Challenge to the Church

Bishop Jorge Mario Bergoglio, now Pope Francis, celebrating Mass in a poor neighborhood of Buenos Aires, 1998


Garry Wills’s latest book on Catholicism coincides with a crisis in the church that has been developing since Pius IX (1792–1878) set the course of Peter’s barque against the winds of Enlightenment and revolution. Driven from Rome by the rioting of 1848, the pope returned under the protection of Napoleon III and retreated to the Vatican, refusing to recognize the new Italian kingdom (recognition did not come until the Lateran Treaty in 1929, signed by Pius XI and Mussolini).

From his self-imposed “prison” Pius IX issued his sweeping condemnation of “modernism” in 1864 with the encyclical Quanta Cura, including “The Syllabus of Errors,”1 which remained an embarrassment to many if not most of the church’s scholarly and intellectual members for the next ninety-eight years, until John XXIII’s Second Vatican Council. Donald Attwater’s authoritative and orthodox A Catholic Dictionary (Nihil Obstat plus Imprimatur!), first published in 1931, cautiously concludes its article on the Syllabus and Pius IX’s subsequent self-declared infallibility when speaking ex cathedra with the world’s bishops (a doctrine opposed by Cardinal Newman, Lord Acton, Baron von Hügel, and other prominent Catholic intellectuals of the period) by saying of the Syllabus, “it is not certain that every proposition is condemned infallibly and therefore irreformably.” (With such equivocations did Catholics live before John XXIII.)

Wills has been a critic before of his church, into which he was born in 1934 (half-born into it, so to speak, as his mother was Irish Catholic—and a southerner, from Georgia). His father, whose own parents were an agnostic and a Christian Scientist, did eventually become a Catholic, but he was not one while Wills was young. By Wills’s own account the greater influences on him were his mother’s family and the Catholic grade school in Adrian, Michigan, where he was raised (the school was taught by an extraordinary community of Dominican nuns), and the Jesuit boarding school he attended in Wisconsin, both of exceptional quality. (At the time, Catholic primary and secondary education—disciplined instruction in grammar and rhetoric in primary school, with much memorization, and introduction to the classics in high school—was in the Midwest at least generally superior to public schools.)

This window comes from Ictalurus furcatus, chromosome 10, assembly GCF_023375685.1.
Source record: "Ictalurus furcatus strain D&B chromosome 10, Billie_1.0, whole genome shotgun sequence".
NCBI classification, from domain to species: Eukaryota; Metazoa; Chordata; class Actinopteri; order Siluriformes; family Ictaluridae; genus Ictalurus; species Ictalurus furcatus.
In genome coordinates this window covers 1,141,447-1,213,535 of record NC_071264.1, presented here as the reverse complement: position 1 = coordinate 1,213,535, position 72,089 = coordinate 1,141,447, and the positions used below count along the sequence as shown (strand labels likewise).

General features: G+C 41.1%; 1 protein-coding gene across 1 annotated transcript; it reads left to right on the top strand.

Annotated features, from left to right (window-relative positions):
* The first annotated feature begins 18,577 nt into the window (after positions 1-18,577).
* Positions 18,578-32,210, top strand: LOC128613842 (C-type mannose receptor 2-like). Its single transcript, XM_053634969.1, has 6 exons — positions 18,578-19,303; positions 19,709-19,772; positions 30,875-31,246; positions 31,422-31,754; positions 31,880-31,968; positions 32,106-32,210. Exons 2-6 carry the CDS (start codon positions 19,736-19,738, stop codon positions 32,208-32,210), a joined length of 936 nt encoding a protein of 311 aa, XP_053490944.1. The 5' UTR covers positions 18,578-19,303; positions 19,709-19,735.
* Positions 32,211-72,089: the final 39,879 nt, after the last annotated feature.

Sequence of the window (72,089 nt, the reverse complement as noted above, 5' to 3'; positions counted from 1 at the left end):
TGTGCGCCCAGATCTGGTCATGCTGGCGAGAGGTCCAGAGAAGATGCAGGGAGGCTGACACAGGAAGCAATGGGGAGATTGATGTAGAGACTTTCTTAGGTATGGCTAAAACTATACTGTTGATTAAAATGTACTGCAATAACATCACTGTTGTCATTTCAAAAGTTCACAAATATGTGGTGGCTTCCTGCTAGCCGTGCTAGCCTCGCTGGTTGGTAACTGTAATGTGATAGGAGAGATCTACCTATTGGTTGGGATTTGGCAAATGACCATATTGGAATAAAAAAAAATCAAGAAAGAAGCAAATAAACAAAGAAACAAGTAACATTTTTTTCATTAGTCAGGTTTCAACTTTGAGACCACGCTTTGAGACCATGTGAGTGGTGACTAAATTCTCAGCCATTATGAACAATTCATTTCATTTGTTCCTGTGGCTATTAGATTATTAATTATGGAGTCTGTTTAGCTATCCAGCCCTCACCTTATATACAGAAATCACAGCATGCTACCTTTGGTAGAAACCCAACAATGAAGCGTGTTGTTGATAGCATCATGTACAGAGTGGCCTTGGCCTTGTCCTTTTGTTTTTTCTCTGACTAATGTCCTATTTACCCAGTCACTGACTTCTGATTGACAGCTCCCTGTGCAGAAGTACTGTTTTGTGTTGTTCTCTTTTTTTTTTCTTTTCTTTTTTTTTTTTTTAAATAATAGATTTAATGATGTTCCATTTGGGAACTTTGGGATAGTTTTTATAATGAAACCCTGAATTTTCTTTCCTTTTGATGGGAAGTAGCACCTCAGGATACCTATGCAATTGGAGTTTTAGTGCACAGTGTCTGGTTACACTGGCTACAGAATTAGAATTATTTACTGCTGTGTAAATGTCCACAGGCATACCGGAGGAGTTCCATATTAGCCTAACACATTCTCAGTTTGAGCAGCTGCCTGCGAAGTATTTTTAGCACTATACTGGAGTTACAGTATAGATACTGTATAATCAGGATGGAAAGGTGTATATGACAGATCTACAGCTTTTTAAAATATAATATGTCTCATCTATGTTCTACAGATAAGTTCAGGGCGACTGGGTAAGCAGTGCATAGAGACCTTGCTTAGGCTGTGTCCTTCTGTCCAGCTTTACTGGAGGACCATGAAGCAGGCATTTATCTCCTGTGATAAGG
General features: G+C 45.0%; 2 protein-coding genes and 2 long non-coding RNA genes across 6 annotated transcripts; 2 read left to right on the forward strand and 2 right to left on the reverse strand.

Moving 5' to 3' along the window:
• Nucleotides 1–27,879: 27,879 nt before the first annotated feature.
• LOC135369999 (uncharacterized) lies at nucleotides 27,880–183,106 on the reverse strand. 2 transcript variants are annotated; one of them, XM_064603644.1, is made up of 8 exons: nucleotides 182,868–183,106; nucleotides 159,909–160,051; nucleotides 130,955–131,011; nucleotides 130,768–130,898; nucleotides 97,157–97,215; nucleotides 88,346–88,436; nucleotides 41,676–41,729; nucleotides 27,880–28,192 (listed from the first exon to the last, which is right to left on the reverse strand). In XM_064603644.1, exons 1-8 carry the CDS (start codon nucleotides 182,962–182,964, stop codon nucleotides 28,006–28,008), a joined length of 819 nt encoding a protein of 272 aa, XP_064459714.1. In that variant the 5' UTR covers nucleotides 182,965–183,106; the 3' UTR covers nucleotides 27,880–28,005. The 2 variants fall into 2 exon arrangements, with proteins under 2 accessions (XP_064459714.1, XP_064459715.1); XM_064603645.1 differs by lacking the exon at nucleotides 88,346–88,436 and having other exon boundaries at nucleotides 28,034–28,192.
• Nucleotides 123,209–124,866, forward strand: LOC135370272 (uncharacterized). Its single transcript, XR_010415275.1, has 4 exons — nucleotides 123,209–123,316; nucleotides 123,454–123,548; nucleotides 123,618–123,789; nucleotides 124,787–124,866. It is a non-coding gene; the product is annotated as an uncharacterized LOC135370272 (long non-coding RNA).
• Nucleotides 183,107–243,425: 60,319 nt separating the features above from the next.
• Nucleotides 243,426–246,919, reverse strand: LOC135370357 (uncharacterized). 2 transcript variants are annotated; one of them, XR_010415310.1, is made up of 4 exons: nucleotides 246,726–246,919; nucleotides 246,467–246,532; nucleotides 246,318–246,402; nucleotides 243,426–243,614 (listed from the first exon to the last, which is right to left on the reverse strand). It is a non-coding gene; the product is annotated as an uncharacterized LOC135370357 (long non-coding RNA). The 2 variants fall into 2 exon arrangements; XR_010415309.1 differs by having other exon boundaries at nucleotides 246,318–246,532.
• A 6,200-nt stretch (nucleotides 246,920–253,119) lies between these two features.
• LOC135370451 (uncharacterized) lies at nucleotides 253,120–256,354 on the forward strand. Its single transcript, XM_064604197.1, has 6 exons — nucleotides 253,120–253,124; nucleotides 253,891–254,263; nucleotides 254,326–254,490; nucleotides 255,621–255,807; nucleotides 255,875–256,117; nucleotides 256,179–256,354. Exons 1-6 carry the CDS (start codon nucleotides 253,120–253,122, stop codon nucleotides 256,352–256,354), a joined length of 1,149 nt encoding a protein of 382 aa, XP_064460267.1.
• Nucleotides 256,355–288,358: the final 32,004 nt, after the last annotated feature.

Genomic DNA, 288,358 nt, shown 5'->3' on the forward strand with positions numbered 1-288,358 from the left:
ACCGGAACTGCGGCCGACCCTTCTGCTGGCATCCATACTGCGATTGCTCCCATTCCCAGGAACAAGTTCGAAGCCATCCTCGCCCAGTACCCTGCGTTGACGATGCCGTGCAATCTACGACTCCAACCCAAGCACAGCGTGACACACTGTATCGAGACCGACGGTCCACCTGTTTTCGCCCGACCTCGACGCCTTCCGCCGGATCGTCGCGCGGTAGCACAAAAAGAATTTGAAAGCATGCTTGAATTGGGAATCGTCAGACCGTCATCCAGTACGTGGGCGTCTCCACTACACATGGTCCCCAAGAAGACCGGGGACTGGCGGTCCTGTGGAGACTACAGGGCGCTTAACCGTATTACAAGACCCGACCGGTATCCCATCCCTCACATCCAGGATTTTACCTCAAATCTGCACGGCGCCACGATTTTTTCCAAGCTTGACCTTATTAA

The family was reduced by the Depression to running a boardinghouse and Wills’s father, before being drafted during World War II, sold gas appliances. The young Wills’s commitment to classical studies (the subject of his eventual doctorate at Yale) began with the Latin and Greek taught by the Jesuits. When he left high school he entered a Jesuit novitiate and seminary outside St. Louis. He left after five years (of the customary twelve years of study necessary for ordination), deciding that the life was not for him.

Wills published a widely noted book in 2002 called Why I Am a Catholic.…

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